As winter is beckoning and cold temps move across the northern hemisphere, people disappear indoors while winterizing to-do lists emerge. Filter changes and HVAC cleanings are a few of the simple steps that help keep our indoor air quality (IAQ) clean, and regular maintenance ensures our heating equipment doesn’t fail mid-season. Nonetheless, building scientists agree that air quality is most impacted by the building envelope and secondly by the mechanical ventilation. Joseph Lstiburek provides in-depth analysis of building enclosures, air flow and the unequivocal IAQ performance of structural insulated panels (SIPs) in his book, Builder’s Guide to SIPs.
A building envelope is the exterior building system of your home and is depended on to protect the interior, inhabitants included. The walls, roof and flooring material is especially important for those suffering from asthma, chronic congestion or respiration problems as it provides the first defense to common irritants. A well-designed building envelope is durable to the elements, insulating (thermal performance) and tightly sealed. Structural insulated panels (SIPs) are one building envelope system which is engineered to be very efficient, making a home nearly impermeable to unwanted outside air.
A SIP-built home provides many air quality benefits:
1. Occupants breathe healthier air. Outside contaminants and allergens are significantly less prone to find a point of entry in an airtight structure, and controlled ventilation ensures in-house contaminants (CO2s and other natural gas biproducts) are replaced with fresh outside air.
2. Comfort is easy to maintain. With controlled ventilation, your precious heat or cool air will not leak through the doors, walls and ceiling. SIPs eliminate draft. Therefore, SIPs are a leading construction material for the healthiest, highest performing homes (Passive, Zero Energy Ready, LEED certified, Energy Star certified, etc.).
3. SIP structures are cavity-free. Unlike buildings with wood framing, SIPs are uniformly insulated meaning there are no voids where moisture can accumulate. This is especially important in high precipitation, humid climates prone to mold, mildew or rot.
4. Your HVAC doesn’t work as hard. With an airtight SIP home, smaller and more energy-efficient mechanical systems can be installed resulting in major appliance and energy savings. SIPs eliminate the need for expensive multi-zone systems.
Since 2012, U.S. building code has required a blower door test to measure a home’s indoor air quality (see 2012 IECC or newer). By pushing air through the front door and maintaining 50 pascals of pressure, this test evaluates the air change per hour (ACH) levels and pinpoints leakage points throughout the building envelope. A low leakage home is considered a higher quality of construction. Current building codes require a score of 5.0 ACH in warmer, southeast climates and 3.0 ACH in cooler climates. A fully enclosed SIP envelope regularly scores lower than the 3.0 ACH standard making it one of the choice materials for a healthy, high-performing home.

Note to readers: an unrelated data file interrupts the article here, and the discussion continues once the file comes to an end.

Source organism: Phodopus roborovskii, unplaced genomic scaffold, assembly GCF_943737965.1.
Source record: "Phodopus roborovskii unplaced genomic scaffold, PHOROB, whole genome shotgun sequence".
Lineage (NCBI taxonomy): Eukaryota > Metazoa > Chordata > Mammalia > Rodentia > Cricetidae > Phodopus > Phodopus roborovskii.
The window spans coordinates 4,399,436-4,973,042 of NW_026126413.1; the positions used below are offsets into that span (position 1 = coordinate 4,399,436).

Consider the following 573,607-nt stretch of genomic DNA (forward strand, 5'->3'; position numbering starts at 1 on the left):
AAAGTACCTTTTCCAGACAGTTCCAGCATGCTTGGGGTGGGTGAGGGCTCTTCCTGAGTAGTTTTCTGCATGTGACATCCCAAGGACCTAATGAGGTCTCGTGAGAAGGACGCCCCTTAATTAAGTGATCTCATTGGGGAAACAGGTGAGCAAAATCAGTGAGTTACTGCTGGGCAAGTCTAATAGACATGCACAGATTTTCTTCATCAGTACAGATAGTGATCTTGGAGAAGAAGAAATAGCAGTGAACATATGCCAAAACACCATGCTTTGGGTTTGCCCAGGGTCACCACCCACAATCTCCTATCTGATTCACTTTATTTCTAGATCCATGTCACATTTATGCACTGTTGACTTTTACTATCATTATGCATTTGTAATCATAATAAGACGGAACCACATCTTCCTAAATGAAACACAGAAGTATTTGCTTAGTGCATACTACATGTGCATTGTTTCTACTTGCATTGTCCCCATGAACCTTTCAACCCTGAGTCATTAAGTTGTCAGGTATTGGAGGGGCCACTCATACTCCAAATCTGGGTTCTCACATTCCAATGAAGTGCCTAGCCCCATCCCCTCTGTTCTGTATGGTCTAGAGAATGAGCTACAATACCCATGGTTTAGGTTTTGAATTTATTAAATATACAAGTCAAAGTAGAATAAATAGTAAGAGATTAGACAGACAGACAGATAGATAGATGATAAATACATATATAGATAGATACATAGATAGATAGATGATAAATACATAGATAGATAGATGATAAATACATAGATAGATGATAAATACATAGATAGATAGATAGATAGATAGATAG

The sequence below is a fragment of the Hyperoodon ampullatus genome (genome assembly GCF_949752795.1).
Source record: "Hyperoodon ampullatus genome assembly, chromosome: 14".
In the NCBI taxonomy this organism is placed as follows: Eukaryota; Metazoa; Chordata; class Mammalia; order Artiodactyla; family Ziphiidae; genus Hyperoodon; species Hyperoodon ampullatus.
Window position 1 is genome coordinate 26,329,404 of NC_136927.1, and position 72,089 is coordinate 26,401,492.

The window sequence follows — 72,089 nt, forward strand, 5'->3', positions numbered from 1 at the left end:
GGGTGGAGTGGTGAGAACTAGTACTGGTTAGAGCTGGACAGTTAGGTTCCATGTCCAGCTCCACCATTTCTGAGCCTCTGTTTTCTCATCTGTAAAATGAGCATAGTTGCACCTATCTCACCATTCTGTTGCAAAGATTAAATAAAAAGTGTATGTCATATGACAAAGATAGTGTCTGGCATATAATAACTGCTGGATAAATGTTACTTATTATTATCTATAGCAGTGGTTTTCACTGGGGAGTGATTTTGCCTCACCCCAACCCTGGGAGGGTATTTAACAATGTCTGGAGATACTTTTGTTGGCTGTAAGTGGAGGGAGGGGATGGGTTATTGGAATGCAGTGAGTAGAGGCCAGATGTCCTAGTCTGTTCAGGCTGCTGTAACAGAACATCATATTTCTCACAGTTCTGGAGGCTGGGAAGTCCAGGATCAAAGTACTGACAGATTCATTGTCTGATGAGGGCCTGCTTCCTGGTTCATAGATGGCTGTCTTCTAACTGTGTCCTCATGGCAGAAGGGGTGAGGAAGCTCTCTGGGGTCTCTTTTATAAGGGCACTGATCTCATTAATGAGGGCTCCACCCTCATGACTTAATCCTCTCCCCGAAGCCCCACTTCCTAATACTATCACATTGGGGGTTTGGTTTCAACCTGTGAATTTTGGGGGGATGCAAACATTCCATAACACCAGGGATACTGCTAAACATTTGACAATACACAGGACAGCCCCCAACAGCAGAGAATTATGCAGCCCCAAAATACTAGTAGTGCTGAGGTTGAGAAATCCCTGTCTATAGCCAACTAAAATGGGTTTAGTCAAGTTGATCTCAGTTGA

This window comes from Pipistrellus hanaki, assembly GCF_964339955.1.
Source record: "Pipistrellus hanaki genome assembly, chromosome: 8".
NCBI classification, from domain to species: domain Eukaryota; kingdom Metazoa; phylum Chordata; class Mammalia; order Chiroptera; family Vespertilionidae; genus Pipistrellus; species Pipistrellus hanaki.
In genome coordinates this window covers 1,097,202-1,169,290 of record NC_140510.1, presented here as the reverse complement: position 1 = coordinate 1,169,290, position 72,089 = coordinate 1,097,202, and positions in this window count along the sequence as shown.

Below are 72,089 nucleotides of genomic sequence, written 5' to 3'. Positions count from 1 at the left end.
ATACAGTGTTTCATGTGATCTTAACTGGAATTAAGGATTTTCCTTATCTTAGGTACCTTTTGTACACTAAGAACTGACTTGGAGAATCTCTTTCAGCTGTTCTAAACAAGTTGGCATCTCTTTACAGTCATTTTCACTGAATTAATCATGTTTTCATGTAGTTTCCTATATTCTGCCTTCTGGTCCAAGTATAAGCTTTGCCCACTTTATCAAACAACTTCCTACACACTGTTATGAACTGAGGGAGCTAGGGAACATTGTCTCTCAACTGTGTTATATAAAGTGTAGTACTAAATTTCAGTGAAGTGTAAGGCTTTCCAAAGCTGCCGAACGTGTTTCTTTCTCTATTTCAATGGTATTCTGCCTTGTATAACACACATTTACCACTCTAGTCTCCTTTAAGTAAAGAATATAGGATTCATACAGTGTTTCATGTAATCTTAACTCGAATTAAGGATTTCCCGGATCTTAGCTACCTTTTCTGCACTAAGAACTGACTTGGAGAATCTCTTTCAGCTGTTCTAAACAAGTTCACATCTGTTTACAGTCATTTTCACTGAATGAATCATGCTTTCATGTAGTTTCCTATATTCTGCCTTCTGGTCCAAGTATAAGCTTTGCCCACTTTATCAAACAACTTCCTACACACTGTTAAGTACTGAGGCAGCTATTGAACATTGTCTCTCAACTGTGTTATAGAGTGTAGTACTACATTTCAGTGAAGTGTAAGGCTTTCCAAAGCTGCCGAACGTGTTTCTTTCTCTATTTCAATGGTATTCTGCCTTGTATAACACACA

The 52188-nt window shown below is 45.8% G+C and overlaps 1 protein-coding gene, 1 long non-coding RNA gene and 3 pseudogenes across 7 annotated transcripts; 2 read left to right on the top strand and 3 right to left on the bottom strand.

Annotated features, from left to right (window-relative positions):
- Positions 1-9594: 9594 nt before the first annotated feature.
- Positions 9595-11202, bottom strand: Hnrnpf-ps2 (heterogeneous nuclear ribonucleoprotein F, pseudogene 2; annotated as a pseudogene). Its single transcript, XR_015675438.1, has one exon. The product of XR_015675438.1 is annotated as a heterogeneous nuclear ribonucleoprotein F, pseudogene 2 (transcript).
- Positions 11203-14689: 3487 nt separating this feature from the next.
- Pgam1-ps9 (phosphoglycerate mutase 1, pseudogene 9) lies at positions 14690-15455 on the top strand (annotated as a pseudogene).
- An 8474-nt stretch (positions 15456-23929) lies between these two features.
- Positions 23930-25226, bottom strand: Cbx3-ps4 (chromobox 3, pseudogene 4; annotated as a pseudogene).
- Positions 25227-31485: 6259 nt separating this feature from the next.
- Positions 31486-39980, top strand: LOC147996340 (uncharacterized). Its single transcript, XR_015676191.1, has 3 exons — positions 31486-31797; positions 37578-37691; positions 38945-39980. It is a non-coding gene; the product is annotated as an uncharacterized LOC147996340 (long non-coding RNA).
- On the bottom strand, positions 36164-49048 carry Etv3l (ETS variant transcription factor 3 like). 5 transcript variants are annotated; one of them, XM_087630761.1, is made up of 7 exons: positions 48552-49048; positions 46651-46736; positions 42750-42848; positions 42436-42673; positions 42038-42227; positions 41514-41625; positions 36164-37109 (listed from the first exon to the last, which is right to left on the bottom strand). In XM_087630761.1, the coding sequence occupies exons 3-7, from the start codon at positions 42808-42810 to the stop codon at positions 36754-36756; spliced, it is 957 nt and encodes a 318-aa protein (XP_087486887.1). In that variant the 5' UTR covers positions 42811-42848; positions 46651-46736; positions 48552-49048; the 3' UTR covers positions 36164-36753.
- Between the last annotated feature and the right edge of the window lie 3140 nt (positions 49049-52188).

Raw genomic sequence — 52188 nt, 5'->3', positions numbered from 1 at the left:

Explore these high-performance SIP case studies from SIPA’s Project Library:
Energy Star SIP House in St. Peter, MN – 0.69 ACH50
SIP House in Ennis, MT – 0.91 ACH50
Passive SIP House in Claverack, NY – 0.15 ACH50
Zero Energy Ready SIP House in Seattle, WA – 0.48 ACH50
Energy Star SIP House in Westworth Village, TX – 1.34 ACH50
With occupant health as a priority, building professionals are increasingly taking more meaningful steps to “build tight and ventilate right”. It's important to choose a material with high thermal ratings and energy performance, and SIPs demonstrate equal efficacy controlling IAQ. Effectively controlled ventilation in a SIP home keeps out toxins, smoke and unwanted humidity – all airborne contaminants people amply and unconsciously inhale. Furthermore, inside air is continuously replaced with fresh outside air to ensure a well balanced system for occupants.
Some people don’t see the evidence of mold, feel the assault of allergies or live in wildfire prone regions, but the bleak reality is that humans breathe 2,000 gallons of air daily. Occupant health is a cornerstone objective in the supply of homes and commercial buildings, and the industry has seen great strides in policy requiring higher standards for IAQ. Make the decision to build it right, build it tight and build for a healthy future. #SwitchtoSIPs